Broad Coalition Sues to Stop Trump Administration’s Unlawful Dismemberment of the Bears Ears National Monument


Broad Coalition Sues to Stop Trump Administration”s Unlawful
Dismemberment of the Bears Ears National Monument


For Immediate Release:
December 6, 2017

[Washington, D.C.): A broad coalition of Native American, conservation, and historic preservation organizations, outdoor industry, scientists, and outdoor recreationists sued the Trump Administration today to strike down the President’s extreme overreach of authority in revoking the Bears Ears National Monument. The President’s prodamation is contrary to law, ignores overwhelming public support for the original monument designation, and dishonors Native American heritage and culture.


The plaintiffs -Patagonia Works, Utah Dine Bikeyah, Friends of Cedar Mesa, Archaeology Southwest, Conservation Lands Foundation, Access Fund, the Society for Vertebrate Paleontology, and the National Trust for Historic Preservation -filed the complaint in federal court in Washington, D.C.


Sixteen presidents have used the Antiquities Act to designate 157 national monuments since 1906 to preserve our unique and treasured places from destruction. President Trump’s proclamation is the first time any president has attempted to abolish a monument established by a previous president and amounts to the largest elimination of protected areas in American history. By revoking national monument status for 85% of the area protected by the Bears Ears National Monument, President Trump has removed legal protections for many well-known and widely-revered historic, scientific, and cultural areas.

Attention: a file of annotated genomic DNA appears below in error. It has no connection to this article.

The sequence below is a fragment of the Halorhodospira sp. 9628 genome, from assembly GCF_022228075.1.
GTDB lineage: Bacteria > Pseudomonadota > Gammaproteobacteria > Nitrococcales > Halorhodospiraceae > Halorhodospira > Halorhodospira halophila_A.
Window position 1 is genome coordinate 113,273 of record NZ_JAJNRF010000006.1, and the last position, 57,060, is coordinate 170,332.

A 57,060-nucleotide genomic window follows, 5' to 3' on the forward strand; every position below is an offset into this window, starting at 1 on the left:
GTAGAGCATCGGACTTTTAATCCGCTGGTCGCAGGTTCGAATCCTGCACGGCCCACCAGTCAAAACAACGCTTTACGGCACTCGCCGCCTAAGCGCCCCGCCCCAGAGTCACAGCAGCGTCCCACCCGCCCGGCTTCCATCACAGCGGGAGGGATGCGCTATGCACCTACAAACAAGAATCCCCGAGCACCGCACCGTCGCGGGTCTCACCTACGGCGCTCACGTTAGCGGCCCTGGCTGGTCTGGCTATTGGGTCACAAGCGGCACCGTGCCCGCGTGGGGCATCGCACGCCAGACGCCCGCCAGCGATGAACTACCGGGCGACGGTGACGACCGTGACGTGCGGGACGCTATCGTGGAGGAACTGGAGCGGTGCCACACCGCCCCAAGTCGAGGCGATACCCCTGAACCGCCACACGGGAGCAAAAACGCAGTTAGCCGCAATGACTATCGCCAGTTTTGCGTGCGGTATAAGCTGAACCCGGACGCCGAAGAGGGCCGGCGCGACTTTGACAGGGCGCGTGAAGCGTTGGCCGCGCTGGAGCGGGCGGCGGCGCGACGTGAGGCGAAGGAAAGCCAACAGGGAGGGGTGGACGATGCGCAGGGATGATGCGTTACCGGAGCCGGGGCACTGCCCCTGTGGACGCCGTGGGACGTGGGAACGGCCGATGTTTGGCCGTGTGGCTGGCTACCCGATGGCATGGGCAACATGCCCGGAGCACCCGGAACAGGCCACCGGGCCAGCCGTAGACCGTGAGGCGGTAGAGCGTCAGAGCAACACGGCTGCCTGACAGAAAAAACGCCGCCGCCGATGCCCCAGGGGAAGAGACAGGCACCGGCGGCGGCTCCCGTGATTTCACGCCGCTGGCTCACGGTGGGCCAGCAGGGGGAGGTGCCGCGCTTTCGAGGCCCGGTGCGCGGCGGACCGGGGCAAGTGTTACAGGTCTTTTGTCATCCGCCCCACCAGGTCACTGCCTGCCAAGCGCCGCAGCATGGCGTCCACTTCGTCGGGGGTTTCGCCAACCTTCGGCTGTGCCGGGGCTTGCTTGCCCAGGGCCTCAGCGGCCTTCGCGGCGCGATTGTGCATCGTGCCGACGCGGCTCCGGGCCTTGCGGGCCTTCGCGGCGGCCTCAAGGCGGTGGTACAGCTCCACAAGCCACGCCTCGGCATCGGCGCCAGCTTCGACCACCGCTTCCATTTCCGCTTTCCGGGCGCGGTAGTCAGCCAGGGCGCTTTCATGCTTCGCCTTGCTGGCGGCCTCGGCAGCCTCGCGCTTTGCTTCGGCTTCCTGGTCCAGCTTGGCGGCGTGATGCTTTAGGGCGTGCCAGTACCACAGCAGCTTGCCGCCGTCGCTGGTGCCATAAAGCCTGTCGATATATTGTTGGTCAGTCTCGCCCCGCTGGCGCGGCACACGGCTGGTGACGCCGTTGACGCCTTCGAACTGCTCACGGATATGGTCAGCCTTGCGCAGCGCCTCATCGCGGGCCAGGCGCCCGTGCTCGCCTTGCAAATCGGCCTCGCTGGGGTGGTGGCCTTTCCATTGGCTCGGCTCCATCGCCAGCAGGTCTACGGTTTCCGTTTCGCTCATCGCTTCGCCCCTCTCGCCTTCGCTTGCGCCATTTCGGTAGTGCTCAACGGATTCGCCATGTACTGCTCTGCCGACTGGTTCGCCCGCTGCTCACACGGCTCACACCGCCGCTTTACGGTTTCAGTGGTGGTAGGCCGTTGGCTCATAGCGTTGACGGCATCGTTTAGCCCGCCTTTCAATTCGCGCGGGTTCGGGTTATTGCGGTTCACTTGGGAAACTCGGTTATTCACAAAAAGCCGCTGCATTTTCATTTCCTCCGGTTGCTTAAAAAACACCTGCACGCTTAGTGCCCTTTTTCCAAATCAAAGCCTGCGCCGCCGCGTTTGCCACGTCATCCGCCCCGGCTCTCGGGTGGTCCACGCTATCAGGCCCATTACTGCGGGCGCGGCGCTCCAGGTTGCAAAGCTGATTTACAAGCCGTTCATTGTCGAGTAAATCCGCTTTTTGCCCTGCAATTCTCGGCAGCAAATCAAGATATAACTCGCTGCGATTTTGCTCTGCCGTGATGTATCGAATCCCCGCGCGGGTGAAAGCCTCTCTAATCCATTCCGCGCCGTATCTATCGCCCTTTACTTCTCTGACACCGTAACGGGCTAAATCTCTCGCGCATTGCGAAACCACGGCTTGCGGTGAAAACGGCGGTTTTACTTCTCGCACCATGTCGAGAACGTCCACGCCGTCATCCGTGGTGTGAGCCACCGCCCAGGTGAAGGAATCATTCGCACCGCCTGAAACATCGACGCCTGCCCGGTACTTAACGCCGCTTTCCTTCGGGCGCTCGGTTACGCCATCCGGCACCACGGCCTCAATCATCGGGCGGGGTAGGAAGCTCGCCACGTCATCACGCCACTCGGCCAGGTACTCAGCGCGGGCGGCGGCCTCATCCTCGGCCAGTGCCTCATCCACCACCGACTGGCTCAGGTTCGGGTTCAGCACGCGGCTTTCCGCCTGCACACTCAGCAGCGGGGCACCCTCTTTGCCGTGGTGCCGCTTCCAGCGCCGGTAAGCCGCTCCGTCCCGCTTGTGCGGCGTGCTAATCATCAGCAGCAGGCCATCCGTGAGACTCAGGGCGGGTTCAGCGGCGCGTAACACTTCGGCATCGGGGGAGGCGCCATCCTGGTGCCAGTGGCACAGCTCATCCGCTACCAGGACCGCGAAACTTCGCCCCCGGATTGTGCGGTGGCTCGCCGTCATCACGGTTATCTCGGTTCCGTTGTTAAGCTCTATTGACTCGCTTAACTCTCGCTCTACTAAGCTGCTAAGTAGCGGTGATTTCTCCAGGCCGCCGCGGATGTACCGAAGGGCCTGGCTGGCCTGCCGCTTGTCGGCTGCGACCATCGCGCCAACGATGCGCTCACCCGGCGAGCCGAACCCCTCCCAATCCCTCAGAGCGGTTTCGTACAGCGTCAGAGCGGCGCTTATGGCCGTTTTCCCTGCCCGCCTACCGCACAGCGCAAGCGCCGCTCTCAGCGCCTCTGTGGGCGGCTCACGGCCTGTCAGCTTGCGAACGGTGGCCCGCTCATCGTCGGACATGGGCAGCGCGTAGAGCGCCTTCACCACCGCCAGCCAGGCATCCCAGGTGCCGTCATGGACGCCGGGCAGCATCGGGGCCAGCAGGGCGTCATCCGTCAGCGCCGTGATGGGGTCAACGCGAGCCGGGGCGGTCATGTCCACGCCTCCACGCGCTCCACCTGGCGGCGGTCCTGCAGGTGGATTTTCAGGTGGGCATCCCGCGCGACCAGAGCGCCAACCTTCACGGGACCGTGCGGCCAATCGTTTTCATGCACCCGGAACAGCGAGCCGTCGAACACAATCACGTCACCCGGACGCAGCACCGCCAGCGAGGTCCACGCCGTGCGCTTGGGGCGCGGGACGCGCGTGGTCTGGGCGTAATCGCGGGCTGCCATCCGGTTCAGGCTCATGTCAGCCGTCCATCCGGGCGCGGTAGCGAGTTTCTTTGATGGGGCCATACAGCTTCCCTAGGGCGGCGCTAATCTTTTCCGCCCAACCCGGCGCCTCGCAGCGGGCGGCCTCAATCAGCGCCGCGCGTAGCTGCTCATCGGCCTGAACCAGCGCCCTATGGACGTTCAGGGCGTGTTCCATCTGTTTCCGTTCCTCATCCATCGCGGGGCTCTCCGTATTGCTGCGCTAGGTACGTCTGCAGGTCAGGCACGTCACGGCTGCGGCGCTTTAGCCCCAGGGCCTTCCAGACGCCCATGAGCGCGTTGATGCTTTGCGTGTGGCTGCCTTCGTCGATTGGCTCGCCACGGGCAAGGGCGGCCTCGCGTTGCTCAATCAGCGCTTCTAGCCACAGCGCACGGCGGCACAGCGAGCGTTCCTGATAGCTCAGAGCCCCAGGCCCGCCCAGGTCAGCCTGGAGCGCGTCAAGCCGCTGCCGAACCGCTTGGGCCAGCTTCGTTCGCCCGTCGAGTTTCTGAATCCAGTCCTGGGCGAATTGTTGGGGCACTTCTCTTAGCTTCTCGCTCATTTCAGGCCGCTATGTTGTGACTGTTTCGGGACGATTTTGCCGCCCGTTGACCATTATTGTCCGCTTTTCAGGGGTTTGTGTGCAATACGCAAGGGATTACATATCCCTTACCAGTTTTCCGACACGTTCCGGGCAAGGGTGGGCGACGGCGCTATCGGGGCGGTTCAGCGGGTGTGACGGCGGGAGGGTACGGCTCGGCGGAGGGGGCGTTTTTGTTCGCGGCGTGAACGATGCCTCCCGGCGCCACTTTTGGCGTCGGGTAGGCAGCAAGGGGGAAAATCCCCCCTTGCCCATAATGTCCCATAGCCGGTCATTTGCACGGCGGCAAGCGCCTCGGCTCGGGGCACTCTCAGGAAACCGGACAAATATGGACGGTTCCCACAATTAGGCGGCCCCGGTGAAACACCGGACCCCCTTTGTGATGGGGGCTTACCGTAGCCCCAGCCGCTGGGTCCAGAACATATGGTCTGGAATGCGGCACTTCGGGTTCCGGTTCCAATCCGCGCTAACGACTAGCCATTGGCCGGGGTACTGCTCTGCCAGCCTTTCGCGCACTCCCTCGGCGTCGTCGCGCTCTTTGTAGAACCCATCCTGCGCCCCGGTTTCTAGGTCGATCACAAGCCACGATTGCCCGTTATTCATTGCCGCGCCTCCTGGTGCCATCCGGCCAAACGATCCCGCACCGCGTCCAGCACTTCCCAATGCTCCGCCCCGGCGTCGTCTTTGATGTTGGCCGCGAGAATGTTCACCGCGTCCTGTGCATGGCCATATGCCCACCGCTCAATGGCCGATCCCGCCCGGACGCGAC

The President made the decision without visiting Bears Ears or meeting with tribal leaders. Despite his daim that his decision represents the will of the people, the decision only advances the interests of a few, at the expense of many. The Administration received over 3 million public comments this summer, and over 98% of those comments favored keeping the Bears Ears National Monument intact.